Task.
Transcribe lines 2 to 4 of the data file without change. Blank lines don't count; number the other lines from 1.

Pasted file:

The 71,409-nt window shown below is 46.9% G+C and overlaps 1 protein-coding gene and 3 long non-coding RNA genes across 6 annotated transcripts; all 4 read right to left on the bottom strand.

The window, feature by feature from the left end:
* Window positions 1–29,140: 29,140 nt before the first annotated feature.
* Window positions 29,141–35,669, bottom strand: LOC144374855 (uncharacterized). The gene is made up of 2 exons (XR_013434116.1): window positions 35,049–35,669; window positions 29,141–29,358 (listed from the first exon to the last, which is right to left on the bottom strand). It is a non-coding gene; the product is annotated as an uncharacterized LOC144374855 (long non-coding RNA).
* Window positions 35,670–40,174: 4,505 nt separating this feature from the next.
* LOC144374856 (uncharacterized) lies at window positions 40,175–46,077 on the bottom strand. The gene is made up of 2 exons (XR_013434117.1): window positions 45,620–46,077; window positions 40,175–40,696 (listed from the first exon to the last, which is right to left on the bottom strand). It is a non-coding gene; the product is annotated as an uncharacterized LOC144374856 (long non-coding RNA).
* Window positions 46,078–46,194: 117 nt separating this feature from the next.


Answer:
The window, feature by feature from the left end:
* Window positions 1–29,140: 29,140 nt before the first annotated feature.
* Window positions 29,141–35,669, bottom strand: LOC144374855 (uncharacterized). The gene is made up of 2 exons (XR_013434116.1): window positions 35,049–35,669; window positions 29,141–29,358 (listed from the first exon to the last, which is right to left on the bottom strand). It is a non-coding gene; the product is annotated as an uncharacterized LOC144374855 (long non-coding RNA).